How to Send E-mails That Cut to the Chase & Cut Down on Your E-mail Load
Chances are good that you’re receiving tons of e-mail like everyone else, but have you stopped to consider if you’re contributing to e-mail overload because you’re sending too many e-mails or if what you’re sending are worded efficiently and effectively?
Are you sending the kind that get to the bottom line quickly or are you adding to the endless amounts of back and forth e-mail strings out there?
I see many types of e-mail overload contributions when I work with clients. My client or their colleagues, bosses and staff are often…
- Copying people to death when they don’t need to know
- Abusing the company distribution list with too many jokes or announcements
- Sending e-mails that are too long
- Sending e-mail when the information could wait for the next meeting or weekly report
- Sending e-mail when they should really be using the phone
I see all of these situations and more as I work with my clients, who are on both sides of the fence as overloaded and also overloading others.
But one of the things I see far too often is my clients, who are in leadership positions, asking questions of others in an e-mail when they should be more proactive and more directive.
They type up e-mails that aren’t as efficient and effective as they could be, because they’re not thinking ahead about all the possible scenarios or outcomes from their first question and they’re not phrasing their e-mail in such a way that it encourages fast progress or gets to a conclusion more quickly.
It causes far more e-mails to be sent back and forth than necessary.
Here’s an example from an experience with one of my clients…
My client wanted to get a document loaded to the company Intranet. He wasn’t sure if it was there, but was certain he wanted it loaded if it wasn’t already there. He phrased his original e-mail to the other person by saying:
“Have you seen this document on the Intranet? Do you know if it’s there?”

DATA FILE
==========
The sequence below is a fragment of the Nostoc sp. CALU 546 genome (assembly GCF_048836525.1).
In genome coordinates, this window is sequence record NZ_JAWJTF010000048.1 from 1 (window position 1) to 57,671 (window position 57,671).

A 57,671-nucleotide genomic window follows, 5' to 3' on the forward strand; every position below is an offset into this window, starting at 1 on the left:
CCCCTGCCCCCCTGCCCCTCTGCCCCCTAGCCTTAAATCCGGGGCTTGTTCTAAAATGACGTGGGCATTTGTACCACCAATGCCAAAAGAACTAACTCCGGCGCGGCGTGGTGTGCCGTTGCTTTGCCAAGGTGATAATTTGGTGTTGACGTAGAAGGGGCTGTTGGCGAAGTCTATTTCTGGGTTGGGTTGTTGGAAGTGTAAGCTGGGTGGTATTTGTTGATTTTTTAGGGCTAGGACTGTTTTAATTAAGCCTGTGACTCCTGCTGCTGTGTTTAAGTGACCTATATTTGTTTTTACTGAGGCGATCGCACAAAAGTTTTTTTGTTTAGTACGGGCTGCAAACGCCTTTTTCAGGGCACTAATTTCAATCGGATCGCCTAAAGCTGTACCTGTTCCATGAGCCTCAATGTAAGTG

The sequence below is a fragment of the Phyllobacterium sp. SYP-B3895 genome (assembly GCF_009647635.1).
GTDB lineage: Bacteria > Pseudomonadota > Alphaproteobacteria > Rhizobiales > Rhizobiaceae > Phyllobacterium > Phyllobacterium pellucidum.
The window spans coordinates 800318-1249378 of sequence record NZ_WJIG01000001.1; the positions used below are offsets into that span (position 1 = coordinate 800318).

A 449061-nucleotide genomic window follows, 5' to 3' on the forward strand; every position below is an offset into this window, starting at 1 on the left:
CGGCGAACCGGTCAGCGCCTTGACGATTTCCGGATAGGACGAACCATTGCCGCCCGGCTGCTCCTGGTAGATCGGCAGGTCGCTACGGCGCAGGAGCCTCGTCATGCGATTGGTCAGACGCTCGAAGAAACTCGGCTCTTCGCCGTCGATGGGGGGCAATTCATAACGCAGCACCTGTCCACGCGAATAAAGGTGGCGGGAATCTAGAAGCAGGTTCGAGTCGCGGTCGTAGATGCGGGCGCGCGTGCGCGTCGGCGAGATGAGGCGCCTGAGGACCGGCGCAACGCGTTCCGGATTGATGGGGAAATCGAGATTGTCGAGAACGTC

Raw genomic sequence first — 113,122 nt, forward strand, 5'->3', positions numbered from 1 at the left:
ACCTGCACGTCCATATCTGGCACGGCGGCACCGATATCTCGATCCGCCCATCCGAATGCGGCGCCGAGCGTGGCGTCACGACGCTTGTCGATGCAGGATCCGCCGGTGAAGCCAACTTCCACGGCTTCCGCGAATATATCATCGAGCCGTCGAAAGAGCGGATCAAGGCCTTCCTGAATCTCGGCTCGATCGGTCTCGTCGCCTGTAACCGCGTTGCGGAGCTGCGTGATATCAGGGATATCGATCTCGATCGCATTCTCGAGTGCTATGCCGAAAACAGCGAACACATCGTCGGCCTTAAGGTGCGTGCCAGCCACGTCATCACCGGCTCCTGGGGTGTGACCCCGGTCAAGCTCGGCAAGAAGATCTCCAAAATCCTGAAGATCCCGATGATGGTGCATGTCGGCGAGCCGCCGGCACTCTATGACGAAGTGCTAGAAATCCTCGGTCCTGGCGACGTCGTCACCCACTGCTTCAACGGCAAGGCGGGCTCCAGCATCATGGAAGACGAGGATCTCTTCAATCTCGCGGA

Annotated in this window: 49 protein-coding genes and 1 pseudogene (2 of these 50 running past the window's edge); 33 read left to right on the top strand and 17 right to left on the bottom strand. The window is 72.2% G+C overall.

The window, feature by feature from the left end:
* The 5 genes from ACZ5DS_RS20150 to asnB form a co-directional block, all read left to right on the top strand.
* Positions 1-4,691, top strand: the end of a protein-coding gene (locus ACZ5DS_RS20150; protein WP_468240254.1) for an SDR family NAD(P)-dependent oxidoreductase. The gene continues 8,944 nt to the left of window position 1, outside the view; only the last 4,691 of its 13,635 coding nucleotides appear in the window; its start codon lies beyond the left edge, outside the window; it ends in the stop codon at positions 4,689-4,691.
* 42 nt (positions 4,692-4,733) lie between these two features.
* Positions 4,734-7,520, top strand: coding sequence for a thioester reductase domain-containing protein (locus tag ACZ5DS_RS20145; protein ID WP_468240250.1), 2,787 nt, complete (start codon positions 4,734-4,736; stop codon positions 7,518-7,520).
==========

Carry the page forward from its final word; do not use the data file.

I stopped him and reminded him that he said he really wanted this document on the company Intranet – and we’re assuming we want the most recent, up-to-date version – so why ask a yes or no question?
Are you really sending an e-mail that will get the most efficient, effective results?
If you’re 80% or more sure that it’s already there, then go ahead and ask your yes or no question. Otherwise, if it could be 50/50, getting a “no” will leave you having to send additional e-mails to get it loaded and verified. And even a “yes” could raise new questions like “Is it the right version?”
So why not cut to the chase?
Just send a direct, proactive e-mail and ask that it be loaded and checked for being the right version. I recommended this message instead, after a proper salutation:
“Please load this document to the company Intranet if you don’t see it there. Make sure it’s the most up to date version and let me know when our team can access it.”
…and be done with it.
This new message covers all possible scenarios and doesn’t leave you with delayed progress in case it was a “no” or “yes, but I don’t know if it’s the right one.”
In the end, the more proactive your e-mails are worded and the fewer you send, the fewer you’re likely to receive in return and have to manage, which I know you’d appreciate. So cut to the chase… bottom-line it… keep it short and sweet and others will appreciate receiving and managing less, too!